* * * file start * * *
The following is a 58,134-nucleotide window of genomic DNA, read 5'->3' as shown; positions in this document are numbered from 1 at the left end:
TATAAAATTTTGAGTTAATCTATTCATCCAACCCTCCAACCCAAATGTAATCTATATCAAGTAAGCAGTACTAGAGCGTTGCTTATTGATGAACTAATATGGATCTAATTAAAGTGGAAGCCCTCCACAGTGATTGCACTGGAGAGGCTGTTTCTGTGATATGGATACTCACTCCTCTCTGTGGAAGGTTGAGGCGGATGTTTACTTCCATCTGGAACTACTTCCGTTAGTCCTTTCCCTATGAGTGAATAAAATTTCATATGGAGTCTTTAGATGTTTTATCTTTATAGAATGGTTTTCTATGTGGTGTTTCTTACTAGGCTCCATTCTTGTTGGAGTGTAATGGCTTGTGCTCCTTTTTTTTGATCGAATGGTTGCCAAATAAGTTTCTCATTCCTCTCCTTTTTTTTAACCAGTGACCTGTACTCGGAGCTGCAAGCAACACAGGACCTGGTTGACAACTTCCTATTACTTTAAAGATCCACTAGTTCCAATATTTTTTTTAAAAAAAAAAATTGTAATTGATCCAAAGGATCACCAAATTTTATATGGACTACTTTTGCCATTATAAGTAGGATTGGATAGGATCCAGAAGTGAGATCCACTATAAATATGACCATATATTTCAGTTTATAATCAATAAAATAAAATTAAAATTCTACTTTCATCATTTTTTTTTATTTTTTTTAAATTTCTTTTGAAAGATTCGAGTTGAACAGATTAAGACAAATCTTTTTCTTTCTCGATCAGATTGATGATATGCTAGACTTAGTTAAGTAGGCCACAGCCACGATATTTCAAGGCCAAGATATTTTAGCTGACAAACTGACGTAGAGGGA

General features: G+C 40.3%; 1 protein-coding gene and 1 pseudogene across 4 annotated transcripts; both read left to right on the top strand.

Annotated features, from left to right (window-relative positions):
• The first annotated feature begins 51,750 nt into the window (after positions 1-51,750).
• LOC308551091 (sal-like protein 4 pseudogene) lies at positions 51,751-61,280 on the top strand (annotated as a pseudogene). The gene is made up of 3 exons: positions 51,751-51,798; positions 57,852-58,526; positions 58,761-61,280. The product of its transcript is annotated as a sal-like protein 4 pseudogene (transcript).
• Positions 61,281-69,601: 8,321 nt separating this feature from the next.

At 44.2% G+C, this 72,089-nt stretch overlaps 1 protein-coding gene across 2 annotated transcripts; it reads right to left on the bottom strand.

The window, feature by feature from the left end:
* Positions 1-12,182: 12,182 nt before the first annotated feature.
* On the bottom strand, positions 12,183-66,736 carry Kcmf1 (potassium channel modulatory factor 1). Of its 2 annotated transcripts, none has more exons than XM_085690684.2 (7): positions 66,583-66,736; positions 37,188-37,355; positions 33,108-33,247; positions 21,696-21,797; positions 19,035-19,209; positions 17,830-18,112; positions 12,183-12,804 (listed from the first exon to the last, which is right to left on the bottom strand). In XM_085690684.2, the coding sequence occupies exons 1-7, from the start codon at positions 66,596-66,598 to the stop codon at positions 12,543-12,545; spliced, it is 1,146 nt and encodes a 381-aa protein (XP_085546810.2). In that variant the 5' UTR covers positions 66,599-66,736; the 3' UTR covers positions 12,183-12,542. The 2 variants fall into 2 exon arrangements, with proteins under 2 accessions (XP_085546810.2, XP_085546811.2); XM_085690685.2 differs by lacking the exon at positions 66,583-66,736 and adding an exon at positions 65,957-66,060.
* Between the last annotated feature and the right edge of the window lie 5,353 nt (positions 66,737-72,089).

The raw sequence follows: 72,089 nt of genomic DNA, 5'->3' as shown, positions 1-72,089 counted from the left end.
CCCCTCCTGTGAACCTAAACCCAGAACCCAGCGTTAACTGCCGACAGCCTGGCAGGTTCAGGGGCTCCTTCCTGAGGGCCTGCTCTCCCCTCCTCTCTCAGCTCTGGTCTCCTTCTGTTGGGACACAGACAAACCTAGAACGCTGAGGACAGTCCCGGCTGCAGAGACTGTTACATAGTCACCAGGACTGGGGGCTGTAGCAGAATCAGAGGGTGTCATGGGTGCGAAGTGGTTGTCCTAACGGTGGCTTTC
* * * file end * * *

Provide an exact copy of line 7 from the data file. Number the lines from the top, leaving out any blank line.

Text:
• Positions 61,281-69,601: 8,321 nt separating this feature from the next.